Budney also reported that he has been working with Christy Komenda, art teacher at Springville High School, and her students on designing a logo for the village. Eventually, the students will help create graphics for the village police cars.
David Klenk, Chief of the Springville Fire Department, reported that the department responded to 42 calls so far this month with 70 calls in September. He noted that trucks have been inspected with minor repairs. Equipment training and inspections will continue in the next weeks with hose testing on Oct. 23 and 24 and that another vehicle has been obtained for the new Hurst Equipment (Jaws of Life) training with other mutual aid companies. DOT vest and wands have been received for police and he is working on obtaining new interior and exterior gear for newly-trained firefighters. The equipment costs $1,000 for exterior and $3,000 for interior gear.
Klenk informed the board he received a denial in the AFG grant for the upcoming year. He noted the Springville FD participation in Fire Prevention Awareness Week and that trucks and firefighters visited Springville Elementary, the Children’s League, St. Al’s and daycares.
Klenk said the new fire hall at 65 Franklin will be dedicated Nov. 11, 2017 at 10:30 a.m.
Wikman asked Klenk his opinions on the continued use of the village’s fire siren. Klenk responded that there are mixed feelings on the old technology. The sirens were used prior to pagers. Some feel that the new technologies are known to fail and that the old technology still has worth.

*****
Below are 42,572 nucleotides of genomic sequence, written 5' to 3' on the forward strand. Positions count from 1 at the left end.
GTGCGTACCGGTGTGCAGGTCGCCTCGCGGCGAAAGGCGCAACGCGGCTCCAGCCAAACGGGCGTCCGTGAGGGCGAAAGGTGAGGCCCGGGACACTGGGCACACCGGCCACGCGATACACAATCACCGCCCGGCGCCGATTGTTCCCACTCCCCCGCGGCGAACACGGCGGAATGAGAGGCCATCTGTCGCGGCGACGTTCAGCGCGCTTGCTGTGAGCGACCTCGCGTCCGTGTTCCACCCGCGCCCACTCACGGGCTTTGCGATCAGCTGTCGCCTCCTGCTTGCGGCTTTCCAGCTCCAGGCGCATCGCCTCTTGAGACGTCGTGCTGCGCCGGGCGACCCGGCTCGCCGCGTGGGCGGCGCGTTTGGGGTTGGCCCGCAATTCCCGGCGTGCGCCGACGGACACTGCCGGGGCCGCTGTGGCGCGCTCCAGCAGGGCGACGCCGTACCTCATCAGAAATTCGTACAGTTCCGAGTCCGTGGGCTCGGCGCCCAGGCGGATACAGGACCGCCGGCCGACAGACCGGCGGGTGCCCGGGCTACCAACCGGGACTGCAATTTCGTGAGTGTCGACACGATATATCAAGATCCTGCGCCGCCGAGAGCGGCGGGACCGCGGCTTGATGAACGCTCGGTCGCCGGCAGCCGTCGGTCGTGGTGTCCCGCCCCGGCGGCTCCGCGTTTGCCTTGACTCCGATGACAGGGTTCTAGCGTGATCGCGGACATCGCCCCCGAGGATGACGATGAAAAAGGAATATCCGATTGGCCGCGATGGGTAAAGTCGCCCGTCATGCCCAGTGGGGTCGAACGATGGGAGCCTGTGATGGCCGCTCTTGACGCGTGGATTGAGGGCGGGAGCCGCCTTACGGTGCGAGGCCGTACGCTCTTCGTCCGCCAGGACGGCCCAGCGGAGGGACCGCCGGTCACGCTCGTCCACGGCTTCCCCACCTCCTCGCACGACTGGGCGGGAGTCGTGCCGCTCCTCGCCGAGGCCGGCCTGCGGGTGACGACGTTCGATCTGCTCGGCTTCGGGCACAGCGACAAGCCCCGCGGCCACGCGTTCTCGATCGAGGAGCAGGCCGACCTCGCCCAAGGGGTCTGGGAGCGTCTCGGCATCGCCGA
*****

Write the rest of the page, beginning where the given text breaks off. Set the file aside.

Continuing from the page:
Mike Kaleta, Code Enforcement Officer, told the board that the village has finally been registered with the Department of Financial Services (DFS) Zombie Property Database. Currently there are eight properties fitting that description and criteria. Kaleta said that there are many more. The registration allows him to add properties and in cases where banks have neglected properties. The village and DFS can sue banks for neglected properties. Fines can range as high as $1,000 a day. He then asked the board for a public hearing on the zoning of 109 North Buffalo Street. At current, the property has several zonings including B1 and R6. He is asking the board to rezone the property to RM. The public hearing is set for Nov. 20, 2017 at 7 p.m.
Alan Chamberlain reported that there were 236 calls to the Control Center and that there was a misprint in the information; there was confusion about September’s number of 176. He will look into if Mercy EMS calls were added to the control center calls.
In new business, the board approved a resolution acknowledging Nov. 16, 2017 as National Rural Health Day.
In closing, Rob Moriarty thanked the DPW for the response in Sunday’s storm.
The next regular meeting of the Village of Springville Board of Trustees is Monday Nov. 6, 2017, 7 p.m. at 65 Franklin Street.